Branding Trend: Leveraging a Company’s History and Founders

In a time when our culture is obsessed with the hottest new restaurant, latest gadgets, and rising tech superstar, another surprising trend is emerging in branding. Perhaps since predicting the future has become so unpredictable, businesses are looking into their pasts to help shape their futures. This line of brand storytelling inspires loyalty among their current fans while heartening new prospects to give them a try since they have proven their integrity and trustworthiness for decades—sometimes even centuries.

The big takeaway with this brand storytelling approach is that customers want to know your values, your history, and your personality through your website design, blog, social media networks—anywhere your business has a presence. The more transparent and authentic you can be—whether your business is new or has enjoyed a long history—the more likely that your business, too, can establish a long-lasting legacy.

Here are four brands that are embracing their histories to showcase their longevity and entrepreneurial roots through great web design, social media marketing, and solid online strategy.

KFC example of Leveraging Company Founder for Branding | integritive

  1. Kentucky Fried Chicken

A familiar American icon, Colonel Sanders has been selling fried chicken since the 1930s and continues to do so even since his passing in 1980. Today’s Colonel Sanders is played by a sarcastic Norm MacDonald, and KFC’s Chief Marketing Officer shares that these ads “use its founder’s values, along with some of his wacky real-life moments, to keep sales rolling….[including] how he defended an employee in a gunfight,” according to AdAge.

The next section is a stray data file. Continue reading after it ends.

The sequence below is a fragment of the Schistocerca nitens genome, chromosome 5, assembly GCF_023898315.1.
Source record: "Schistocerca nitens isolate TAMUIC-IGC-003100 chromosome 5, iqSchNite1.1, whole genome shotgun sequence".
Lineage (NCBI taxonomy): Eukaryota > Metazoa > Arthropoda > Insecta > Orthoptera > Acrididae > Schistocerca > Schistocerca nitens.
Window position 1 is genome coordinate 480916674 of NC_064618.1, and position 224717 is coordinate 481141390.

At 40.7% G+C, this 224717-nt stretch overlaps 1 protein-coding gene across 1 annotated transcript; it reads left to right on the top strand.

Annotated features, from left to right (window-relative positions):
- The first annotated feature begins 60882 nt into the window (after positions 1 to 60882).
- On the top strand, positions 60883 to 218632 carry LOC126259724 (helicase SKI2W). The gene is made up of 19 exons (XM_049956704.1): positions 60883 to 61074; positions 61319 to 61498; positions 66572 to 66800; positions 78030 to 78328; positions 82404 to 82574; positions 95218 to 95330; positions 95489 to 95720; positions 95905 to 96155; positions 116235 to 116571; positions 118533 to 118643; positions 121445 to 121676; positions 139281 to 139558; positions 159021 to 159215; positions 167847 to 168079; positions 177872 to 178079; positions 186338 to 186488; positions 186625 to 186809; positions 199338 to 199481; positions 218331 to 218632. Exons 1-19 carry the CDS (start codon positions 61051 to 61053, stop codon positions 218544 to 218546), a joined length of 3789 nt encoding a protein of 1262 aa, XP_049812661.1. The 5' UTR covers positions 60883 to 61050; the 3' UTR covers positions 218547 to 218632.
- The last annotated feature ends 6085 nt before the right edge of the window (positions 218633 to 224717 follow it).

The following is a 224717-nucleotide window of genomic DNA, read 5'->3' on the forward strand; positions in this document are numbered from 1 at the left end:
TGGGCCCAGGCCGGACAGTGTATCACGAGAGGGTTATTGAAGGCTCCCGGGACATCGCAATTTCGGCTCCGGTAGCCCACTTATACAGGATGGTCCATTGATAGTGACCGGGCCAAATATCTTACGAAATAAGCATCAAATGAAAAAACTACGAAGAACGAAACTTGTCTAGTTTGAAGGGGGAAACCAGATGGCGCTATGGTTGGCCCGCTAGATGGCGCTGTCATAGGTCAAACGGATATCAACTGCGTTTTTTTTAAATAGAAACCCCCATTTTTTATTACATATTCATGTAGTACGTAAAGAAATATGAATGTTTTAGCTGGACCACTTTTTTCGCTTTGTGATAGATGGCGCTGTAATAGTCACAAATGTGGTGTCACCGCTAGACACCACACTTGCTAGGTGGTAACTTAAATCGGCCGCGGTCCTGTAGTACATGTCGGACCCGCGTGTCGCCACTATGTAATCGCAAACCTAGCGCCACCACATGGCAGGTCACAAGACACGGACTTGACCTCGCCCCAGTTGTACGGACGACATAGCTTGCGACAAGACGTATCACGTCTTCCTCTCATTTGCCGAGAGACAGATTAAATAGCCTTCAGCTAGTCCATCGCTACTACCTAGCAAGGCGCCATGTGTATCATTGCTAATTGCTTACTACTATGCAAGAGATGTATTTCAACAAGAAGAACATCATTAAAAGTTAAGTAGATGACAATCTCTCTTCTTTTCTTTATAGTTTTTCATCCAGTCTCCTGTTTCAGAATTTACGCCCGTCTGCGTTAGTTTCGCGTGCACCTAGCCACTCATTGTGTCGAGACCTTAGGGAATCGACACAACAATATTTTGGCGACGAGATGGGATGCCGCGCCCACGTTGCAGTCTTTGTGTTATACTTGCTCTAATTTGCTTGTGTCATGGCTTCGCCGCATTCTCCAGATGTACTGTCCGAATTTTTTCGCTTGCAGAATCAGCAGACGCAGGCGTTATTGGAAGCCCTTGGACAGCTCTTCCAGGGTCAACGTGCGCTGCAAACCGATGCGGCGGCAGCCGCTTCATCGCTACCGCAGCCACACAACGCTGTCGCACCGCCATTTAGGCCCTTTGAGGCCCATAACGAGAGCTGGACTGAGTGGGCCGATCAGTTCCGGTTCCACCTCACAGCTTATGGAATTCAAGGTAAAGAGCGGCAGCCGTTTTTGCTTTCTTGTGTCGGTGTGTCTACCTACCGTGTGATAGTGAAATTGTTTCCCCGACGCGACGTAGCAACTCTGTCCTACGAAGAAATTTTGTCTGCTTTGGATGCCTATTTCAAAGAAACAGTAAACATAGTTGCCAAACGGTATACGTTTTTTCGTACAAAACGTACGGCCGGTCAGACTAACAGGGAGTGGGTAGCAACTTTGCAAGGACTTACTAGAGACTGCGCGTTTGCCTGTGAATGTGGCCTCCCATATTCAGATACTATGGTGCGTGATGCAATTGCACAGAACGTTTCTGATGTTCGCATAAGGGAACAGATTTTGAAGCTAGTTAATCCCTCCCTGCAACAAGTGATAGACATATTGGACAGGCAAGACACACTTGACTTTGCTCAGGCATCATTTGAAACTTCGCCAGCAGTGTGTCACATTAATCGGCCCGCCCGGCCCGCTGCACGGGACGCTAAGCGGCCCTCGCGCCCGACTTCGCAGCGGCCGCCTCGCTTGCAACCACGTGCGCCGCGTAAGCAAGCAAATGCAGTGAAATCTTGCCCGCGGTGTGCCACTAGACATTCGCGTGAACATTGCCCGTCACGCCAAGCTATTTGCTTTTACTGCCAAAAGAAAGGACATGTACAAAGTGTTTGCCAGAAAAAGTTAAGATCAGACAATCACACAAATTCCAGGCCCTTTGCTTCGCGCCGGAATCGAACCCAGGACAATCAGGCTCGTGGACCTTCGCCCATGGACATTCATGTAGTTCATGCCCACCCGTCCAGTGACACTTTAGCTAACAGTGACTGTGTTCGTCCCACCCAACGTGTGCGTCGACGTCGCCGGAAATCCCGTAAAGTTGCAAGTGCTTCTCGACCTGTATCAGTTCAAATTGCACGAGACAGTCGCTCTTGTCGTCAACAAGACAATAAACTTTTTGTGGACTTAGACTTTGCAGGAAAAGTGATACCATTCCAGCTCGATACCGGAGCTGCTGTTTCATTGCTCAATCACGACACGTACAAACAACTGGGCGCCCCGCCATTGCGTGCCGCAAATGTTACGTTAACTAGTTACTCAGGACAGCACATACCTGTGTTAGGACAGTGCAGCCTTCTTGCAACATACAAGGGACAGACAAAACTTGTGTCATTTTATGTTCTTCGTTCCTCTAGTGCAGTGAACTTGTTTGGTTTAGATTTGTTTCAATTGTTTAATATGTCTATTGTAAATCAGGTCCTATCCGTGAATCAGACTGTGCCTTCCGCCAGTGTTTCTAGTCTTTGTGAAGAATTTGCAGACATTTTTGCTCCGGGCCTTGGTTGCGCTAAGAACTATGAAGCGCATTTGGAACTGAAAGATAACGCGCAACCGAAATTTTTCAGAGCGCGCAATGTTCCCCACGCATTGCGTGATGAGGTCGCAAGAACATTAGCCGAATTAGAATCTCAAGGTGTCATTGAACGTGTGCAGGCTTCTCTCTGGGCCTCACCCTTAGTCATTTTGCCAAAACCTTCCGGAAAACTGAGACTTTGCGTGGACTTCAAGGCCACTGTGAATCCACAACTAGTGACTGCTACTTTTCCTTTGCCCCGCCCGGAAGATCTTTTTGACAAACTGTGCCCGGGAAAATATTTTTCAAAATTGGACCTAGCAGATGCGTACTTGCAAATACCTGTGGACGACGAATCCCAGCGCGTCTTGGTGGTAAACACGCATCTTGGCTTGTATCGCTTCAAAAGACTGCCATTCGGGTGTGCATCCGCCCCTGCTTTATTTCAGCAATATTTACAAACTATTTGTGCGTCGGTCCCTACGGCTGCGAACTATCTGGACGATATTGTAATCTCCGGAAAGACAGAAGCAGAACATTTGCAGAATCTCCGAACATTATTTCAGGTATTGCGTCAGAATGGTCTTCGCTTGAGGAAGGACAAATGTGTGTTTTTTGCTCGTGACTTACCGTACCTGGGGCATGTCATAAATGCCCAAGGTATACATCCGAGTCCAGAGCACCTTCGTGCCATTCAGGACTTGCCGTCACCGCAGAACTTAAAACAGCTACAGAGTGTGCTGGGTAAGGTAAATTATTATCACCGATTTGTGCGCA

Takeaway: Don’t be afraid to share pieces of your real-life to your customers.

  1. Dodge Brothers

The recent Dodge campaign taps into the entrepreneurial spirit of Dodge Brothers Horace and John, who launched the company in 1900. The current commercials depict the brothers as rambunctious renegades who were competitive with not only each other but also Ford. The goal for these ads was to show that “today’s Dodge vehicles have the same passion for performance as John and Horace Dodge established in the first vehicles they crafted more than one hundred years ago,” explains their CMO.

Takeaway: People want see the personalities behind the businesses they support.

  1. Filson

Founder C.C. Filson’s fingerprints are all over the Filson brand today. On the home page of their website, a drawing of their fearless founder is featured with his original promise: “We guarantee every item purchased from us. No more, no less. Your satisfaction is the sole purpose of our transaction.” How’s that for trustworthiness? As Filson’s Creative Director explains to Fast Company, “We’re just starting to really tell the brand’s story. My job isn’t to make things up, it’s about creatively showing and telling the stories that exist here.” 

Takeaway: Every employee and customer has stories to share. Share them.

  1. J.R. Watkins

This company is “literally” resurrecting their founder, who died in 1911, through an Instagram campaign with the hashtag #GhostMyPost. These posts include the founder’s image in photos with comments seemingly from the ghost himself with life advice that pertain to the goods they sell, including natural bath, body, and home care goods. Their CMO explains to Adweek, “The best way to go door to door now is on Instagram.”

Takeaway: Experiment on social. Be funny, silly, authoritative…and most importantly, present.

How could you showcase your company’s roots and values more? Contact us today for ideas how we can help leverage your brand stories through a new web design and social media marketing.